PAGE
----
Parenting in Adults with Attention-Deficit/Hyperactivity Disorder (ADHD) Johnston, Charlotte; Mash, Eric J.; Miller, Natalie; Ninowski, Jerilyn E.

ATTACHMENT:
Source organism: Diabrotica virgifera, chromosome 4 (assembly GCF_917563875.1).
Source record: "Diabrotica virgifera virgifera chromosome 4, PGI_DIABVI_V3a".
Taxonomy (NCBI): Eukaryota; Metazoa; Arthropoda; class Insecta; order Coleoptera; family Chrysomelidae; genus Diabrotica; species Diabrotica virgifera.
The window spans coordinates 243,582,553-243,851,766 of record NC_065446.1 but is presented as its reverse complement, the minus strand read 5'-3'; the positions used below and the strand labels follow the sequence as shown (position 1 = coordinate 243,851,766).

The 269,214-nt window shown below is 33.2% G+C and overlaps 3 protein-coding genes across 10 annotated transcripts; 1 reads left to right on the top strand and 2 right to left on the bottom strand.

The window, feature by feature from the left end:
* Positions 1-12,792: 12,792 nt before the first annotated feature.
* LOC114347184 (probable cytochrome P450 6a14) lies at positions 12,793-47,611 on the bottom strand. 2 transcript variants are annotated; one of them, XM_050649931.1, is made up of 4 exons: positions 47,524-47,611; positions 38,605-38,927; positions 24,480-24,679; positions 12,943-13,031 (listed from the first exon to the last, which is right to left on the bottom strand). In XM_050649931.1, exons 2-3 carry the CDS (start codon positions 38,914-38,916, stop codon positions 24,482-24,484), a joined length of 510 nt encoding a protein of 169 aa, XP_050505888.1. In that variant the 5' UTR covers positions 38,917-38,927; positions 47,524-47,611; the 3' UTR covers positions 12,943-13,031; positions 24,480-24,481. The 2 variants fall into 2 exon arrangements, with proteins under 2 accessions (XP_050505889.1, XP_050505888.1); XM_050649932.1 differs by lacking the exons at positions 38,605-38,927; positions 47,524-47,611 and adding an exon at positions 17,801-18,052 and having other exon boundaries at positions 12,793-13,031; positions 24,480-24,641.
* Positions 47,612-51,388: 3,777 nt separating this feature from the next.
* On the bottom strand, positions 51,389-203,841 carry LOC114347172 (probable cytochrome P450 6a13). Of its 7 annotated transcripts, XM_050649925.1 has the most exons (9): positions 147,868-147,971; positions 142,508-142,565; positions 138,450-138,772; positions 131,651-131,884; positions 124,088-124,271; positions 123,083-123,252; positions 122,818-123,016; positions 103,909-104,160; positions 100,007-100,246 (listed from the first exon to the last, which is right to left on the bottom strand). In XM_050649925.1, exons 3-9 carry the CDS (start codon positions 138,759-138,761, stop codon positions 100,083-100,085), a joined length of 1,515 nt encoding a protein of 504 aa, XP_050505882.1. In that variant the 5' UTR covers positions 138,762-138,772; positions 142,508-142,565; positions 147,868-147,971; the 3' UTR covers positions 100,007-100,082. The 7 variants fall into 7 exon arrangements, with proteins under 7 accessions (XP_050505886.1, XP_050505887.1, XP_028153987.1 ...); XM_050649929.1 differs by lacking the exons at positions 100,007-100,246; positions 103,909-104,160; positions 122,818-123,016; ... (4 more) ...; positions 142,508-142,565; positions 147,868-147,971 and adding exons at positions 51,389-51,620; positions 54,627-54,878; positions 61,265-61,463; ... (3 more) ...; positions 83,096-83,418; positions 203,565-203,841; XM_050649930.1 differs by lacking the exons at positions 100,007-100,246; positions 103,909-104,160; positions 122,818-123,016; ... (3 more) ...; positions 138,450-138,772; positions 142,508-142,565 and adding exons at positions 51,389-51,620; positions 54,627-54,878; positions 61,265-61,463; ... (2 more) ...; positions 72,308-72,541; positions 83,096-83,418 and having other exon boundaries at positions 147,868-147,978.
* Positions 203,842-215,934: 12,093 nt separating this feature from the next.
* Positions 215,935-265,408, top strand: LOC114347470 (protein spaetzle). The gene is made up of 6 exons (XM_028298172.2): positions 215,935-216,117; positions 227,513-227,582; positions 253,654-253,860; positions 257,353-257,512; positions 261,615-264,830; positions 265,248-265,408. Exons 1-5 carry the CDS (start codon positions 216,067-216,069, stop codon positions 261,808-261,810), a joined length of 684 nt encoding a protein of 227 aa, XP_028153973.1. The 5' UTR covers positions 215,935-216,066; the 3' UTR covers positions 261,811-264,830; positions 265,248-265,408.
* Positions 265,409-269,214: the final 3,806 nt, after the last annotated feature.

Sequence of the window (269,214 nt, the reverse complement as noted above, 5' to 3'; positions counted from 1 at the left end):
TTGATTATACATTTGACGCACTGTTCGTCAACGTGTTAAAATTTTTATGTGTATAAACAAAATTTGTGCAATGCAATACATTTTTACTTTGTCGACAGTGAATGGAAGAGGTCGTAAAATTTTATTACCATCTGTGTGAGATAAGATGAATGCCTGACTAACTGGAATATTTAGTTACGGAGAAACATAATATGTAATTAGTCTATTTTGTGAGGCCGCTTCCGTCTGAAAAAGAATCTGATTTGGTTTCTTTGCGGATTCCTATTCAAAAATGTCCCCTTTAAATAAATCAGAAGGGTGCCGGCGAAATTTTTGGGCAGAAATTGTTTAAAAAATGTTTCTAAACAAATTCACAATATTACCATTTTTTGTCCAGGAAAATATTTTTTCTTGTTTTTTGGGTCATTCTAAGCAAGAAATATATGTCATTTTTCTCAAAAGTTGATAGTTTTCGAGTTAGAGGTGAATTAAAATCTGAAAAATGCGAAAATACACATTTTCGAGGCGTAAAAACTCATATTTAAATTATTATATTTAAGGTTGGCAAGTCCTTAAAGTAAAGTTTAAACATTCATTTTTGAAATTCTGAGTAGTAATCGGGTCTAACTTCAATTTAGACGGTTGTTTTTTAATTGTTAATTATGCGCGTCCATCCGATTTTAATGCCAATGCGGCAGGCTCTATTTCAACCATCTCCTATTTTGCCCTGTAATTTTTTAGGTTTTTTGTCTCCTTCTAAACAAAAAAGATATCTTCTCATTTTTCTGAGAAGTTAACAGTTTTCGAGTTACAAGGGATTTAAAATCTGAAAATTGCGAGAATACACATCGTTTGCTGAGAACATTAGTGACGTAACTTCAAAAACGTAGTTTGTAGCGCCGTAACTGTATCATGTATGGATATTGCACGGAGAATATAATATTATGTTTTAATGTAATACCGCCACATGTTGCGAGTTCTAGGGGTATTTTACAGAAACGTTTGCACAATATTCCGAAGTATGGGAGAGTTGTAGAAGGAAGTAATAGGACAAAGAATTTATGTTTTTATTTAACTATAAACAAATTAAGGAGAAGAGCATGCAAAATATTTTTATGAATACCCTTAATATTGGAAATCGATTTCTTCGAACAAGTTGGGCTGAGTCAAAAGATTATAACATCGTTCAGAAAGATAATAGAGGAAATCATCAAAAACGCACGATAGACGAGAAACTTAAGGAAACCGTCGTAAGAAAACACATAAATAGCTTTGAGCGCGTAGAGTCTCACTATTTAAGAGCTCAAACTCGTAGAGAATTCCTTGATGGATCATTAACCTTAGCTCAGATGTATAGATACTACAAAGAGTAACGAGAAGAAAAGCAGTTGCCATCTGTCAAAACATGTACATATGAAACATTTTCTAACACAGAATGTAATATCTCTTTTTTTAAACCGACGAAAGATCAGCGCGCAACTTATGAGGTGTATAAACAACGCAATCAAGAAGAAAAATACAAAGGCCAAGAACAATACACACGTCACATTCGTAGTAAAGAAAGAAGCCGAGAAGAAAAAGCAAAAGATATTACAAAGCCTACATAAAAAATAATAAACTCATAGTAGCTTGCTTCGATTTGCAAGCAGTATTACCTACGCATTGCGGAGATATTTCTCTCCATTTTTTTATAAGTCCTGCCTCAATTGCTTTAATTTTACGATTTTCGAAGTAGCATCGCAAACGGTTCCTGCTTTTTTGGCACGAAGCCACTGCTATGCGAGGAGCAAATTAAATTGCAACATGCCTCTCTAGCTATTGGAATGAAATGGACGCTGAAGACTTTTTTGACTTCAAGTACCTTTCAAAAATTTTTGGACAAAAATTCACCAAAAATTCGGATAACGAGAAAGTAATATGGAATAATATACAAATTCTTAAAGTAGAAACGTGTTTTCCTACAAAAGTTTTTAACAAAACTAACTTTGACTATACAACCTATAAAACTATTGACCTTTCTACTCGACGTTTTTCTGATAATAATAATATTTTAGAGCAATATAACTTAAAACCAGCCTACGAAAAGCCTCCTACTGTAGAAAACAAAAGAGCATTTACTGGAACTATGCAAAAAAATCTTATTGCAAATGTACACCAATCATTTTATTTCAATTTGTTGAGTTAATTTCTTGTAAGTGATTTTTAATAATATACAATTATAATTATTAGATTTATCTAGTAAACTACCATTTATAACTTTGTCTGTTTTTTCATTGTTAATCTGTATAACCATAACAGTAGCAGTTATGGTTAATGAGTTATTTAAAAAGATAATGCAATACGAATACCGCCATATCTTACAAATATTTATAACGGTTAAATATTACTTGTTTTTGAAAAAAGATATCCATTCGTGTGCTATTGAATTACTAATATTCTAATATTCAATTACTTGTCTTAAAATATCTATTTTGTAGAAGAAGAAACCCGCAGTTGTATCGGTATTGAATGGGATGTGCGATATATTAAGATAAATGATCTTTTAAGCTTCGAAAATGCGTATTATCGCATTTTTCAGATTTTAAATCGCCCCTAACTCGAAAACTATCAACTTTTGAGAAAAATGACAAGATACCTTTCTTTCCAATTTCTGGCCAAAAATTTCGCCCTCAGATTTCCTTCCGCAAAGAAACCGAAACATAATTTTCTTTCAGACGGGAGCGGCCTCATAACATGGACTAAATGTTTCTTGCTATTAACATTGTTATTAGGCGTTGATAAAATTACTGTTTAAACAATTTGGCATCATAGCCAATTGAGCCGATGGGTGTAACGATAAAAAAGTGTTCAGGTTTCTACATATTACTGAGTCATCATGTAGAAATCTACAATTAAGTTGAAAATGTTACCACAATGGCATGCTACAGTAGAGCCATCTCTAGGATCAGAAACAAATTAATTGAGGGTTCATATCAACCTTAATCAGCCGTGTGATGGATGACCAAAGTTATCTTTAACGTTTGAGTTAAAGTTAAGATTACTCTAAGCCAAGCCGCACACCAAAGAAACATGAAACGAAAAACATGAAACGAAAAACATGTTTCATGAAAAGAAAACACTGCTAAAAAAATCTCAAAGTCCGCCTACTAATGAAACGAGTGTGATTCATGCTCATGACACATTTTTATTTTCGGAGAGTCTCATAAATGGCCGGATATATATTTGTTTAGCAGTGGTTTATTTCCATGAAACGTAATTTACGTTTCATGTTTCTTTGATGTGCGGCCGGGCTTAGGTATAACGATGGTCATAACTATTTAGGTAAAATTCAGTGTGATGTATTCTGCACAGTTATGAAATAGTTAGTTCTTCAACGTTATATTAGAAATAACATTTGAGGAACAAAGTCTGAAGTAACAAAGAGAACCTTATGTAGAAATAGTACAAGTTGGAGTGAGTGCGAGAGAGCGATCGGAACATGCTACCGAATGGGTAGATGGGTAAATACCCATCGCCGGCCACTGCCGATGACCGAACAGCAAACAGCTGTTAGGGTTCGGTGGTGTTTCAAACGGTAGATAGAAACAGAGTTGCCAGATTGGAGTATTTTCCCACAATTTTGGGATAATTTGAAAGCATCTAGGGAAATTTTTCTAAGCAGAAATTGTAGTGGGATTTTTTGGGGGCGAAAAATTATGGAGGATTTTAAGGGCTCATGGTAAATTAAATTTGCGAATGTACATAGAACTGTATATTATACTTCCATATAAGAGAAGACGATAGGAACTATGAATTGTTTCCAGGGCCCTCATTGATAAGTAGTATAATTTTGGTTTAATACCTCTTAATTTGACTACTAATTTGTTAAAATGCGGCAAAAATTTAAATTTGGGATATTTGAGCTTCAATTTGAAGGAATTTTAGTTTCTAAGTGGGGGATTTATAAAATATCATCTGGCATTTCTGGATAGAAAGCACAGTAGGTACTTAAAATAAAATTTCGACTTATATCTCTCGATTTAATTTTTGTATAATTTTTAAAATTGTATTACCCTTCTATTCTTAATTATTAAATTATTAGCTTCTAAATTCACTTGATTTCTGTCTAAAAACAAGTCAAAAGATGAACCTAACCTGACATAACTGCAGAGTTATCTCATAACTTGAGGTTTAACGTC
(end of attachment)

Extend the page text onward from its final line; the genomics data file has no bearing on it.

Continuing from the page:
Although the validity of adult ADHD is well established and research has identified a variety of impairments associated with the condition in adults, study of how ADHD impacts an adult’s ability to parent has been relatively neglected. Parenting is a particularly important domain of functioning given the familial nature of the disorder and emerging evidence that parenting behaviors play a role in the development or maintenance of child ADHD symptoms, comorbid psychopathologies, and other associated difficulties. In this paper, we focus on three broad categories of cognitive dysfunction proposed across models of ADHD – cognitive processes (e.g., working memory, planning, and inhibitory control), self-regulation deficits (e.g., self-monitoring of performance to detect errors or the need for regulation of behavior and/or emotions), and motivational or arousal difficulties (e.g., response to incentives, delay aversion). We consider how these deficits may lead to impairments in the parenting behaviors of effective behavioral control and emotional responsiveness, and review the available evidence regarding parenting in adults with ADHD symptoms. We conclude by noting the limitations in existing studies, and argue for further research that is theoretically grounded in how core deficits of ADHD may be related to dimensions of parenting. The implications of an improved understanding of how ADHD impacts parenting for the development of early intervention or prevention programs are outlined.
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